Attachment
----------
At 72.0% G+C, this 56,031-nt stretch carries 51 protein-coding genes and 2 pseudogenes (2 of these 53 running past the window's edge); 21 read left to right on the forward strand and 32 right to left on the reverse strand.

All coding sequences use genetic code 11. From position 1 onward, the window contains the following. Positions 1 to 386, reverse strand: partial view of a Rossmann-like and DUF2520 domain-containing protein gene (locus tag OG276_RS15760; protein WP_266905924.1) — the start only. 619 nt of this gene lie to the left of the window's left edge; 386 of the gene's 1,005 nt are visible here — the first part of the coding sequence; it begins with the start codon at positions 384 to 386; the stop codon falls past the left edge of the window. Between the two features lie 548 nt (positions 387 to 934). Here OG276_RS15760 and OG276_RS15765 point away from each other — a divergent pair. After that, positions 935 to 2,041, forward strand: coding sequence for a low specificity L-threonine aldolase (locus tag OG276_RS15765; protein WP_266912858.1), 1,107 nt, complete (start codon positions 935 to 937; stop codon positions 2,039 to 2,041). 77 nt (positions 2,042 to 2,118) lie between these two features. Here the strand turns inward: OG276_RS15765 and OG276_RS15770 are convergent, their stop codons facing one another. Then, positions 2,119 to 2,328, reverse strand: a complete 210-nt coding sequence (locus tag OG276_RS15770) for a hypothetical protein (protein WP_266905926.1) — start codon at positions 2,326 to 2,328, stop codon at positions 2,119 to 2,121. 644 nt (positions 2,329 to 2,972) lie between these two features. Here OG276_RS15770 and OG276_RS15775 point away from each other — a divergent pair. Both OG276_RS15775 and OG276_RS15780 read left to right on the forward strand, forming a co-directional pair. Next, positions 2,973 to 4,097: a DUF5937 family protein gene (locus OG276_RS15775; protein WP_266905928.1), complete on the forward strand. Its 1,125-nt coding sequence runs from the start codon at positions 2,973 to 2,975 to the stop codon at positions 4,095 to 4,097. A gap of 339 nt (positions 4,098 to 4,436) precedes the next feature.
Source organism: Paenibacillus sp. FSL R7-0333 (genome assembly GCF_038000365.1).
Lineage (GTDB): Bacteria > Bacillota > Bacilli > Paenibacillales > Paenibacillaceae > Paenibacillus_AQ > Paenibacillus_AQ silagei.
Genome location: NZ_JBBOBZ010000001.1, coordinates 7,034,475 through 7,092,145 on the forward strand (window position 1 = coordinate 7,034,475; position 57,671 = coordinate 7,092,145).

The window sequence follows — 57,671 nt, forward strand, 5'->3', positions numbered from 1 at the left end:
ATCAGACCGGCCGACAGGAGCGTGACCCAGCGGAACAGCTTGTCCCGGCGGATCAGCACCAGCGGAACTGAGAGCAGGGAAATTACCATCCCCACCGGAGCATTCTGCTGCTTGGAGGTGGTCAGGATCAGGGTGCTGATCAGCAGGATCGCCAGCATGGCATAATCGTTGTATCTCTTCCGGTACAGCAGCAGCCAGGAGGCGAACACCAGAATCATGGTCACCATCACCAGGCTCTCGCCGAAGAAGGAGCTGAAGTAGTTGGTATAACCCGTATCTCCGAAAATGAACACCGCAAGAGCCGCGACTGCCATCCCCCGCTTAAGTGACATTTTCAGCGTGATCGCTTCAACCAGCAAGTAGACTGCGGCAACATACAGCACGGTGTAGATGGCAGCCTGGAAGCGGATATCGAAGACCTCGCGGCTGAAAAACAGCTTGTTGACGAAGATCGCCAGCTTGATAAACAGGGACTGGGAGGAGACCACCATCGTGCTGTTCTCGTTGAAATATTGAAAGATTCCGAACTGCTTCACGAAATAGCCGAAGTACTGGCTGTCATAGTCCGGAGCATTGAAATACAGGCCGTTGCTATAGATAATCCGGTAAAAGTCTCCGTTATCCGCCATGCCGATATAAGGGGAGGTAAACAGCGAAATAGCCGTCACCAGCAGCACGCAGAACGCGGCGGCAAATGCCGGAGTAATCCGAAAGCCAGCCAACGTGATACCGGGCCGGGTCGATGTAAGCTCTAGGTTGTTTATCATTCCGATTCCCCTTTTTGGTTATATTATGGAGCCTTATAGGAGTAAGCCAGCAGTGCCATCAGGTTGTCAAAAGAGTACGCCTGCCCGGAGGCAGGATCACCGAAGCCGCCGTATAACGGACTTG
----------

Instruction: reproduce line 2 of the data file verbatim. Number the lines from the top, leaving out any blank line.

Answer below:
All coding sequences use genetic code 11. From position 1 onward, the window contains the following. Positions 1 to 386, reverse strand: partial view of a Rossmann-like and DUF2520 domain-containing protein gene (locus tag OG276_RS15760; protein WP_266905924.1) — the start only. 619 nt of this gene lie to the left of the window's left edge; 386 of the gene's 1,005 nt are visible here — the first part of the coding sequence; it begins with the start codon at positions 384 to 386; the stop codon falls past the left edge of the window. Between the two features lie 548 nt (positions 387 to 934). Here OG276_RS15760 and OG276_RS15765 point away from each other — a divergent pair. After that, positions 935 to 2,041, forward strand: coding sequence for a low specificity L-threonine aldolase (locus tag OG276_RS15765; protein WP_266912858.1), 1,107 nt, complete (start codon positions 935 to 937; stop codon positions 2,039 to 2,041). 77 nt (positions 2,042 to 2,118) lie between these two features. Here the strand turns inward: OG276_RS15765 and OG276_RS15770 are convergent, their stop codons facing one another. Then, positions 2,119 to 2,328, reverse strand: a complete 210-nt coding sequence (locus tag OG276_RS15770) for a hypothetical protein (protein WP_266905926.1) — start codon at positions 2,326 to 2,328, stop codon at positions 2,119 to 2,121. 644 nt (positions 2,329 to 2,972) lie between these two features. Here OG276_RS15770 and OG276_RS15775 point away from each other — a divergent pair. Both OG276_RS15775 and OG276_RS15780 read left to right on the forward strand, forming a co-directional pair. Next, positions 2,973 to 4,097: a DUF5937 family protein gene (locus OG276_RS15775; protein WP_266905928.1), complete on the forward strand. Its 1,125-nt coding sequence runs from the start codon at positions 2,973 to 2,975 to the stop codon at positions 4,095 to 4,097. A gap of 339 nt (positions 4,098 to 4,436) precedes the next feature.